Gut Feelings: Indigestibility as an Archive of Surplus Otherness
“My body is an argument I did not start.”
Morgan Parker, And Cold Sunset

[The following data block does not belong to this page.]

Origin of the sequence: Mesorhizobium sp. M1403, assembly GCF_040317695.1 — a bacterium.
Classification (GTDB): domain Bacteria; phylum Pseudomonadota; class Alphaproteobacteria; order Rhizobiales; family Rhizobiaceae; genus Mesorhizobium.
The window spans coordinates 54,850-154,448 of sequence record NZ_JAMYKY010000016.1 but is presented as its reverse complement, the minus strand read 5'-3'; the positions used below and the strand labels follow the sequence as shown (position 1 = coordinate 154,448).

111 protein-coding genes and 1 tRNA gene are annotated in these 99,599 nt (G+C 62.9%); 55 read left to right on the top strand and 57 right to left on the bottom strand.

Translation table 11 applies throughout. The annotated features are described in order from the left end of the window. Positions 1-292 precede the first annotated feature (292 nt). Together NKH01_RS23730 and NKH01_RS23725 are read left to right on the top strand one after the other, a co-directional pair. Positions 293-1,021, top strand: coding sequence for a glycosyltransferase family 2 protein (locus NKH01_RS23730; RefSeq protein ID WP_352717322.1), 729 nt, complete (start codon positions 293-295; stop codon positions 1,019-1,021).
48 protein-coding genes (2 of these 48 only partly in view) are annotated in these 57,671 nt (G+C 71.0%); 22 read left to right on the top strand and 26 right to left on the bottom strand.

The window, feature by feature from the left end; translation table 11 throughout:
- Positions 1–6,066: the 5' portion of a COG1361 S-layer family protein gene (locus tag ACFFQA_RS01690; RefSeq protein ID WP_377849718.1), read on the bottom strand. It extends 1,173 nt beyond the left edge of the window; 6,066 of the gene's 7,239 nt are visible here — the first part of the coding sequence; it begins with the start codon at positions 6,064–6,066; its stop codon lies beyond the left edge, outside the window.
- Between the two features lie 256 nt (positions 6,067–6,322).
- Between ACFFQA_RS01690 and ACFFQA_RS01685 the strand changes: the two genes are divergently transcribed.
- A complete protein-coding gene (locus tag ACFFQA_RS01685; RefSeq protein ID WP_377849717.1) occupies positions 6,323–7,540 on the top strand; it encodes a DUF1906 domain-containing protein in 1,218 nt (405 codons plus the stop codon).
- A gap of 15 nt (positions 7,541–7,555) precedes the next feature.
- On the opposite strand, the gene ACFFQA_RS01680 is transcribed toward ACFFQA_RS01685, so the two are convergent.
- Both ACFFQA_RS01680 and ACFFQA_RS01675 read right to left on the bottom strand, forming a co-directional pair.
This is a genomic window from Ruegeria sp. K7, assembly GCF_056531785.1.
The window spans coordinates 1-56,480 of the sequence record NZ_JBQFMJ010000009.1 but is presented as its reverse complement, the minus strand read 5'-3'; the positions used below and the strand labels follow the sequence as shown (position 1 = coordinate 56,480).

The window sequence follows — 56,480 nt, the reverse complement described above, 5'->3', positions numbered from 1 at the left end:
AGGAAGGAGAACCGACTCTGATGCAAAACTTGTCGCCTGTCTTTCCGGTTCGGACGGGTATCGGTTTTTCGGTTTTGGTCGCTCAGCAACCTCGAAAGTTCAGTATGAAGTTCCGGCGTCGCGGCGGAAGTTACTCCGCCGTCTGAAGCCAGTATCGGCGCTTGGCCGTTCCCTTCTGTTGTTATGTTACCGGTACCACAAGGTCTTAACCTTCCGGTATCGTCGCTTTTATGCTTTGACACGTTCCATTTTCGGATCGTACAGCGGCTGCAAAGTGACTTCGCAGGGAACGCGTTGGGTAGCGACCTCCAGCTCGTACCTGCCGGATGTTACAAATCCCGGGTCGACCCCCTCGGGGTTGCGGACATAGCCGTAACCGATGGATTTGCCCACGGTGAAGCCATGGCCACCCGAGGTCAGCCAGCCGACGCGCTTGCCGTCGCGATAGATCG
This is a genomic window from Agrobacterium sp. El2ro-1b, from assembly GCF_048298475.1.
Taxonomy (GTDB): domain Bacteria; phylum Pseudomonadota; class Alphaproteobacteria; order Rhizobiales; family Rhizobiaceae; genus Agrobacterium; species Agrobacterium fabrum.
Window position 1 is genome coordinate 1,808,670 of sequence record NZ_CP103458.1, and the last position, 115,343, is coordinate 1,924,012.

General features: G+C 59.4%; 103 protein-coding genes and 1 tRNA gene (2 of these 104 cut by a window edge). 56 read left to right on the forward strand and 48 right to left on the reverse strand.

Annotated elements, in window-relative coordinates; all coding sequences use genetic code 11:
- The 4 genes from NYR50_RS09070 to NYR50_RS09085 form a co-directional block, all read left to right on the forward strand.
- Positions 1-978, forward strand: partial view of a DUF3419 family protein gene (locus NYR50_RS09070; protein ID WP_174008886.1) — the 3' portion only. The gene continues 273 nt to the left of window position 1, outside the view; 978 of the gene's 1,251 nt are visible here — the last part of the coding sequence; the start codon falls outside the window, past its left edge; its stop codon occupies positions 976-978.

My mother always told me to bleed discreetly. I have taken heed of this warning in my pursuits, biting my tongue before the words can spill over. But the wound festers, and now I find myself bleeding on everything I touch, so to speak. I want to admit the wound for the little girl I was, picking at this scab, begging to be believed. So I return to those nostalgia-steeped snapshots of girlhood, and interspersed between there’s the crispness of a particular, recurring bodily mechanism: vomiting. Involuntary or otherwise, I can conjure with such exactitude each of these expulsions: what I had consumed prior, where it took place, its witnesses and the guttural sounds of their revulsion. Few of these memories are as precise as those which took place during my annual visits to China as a child, where the frequency of these digestive dissents would invite the concern of even the most distant of relatives. I didn’t know at the time, but nausea- its psychological and ideological loadedness- would critically recalibrate my relationship to just about everything. Indeed, when it comes to primal bodily sensations, Moveable Feast is deeply indebted to my illness, for the set of experiences it granted me.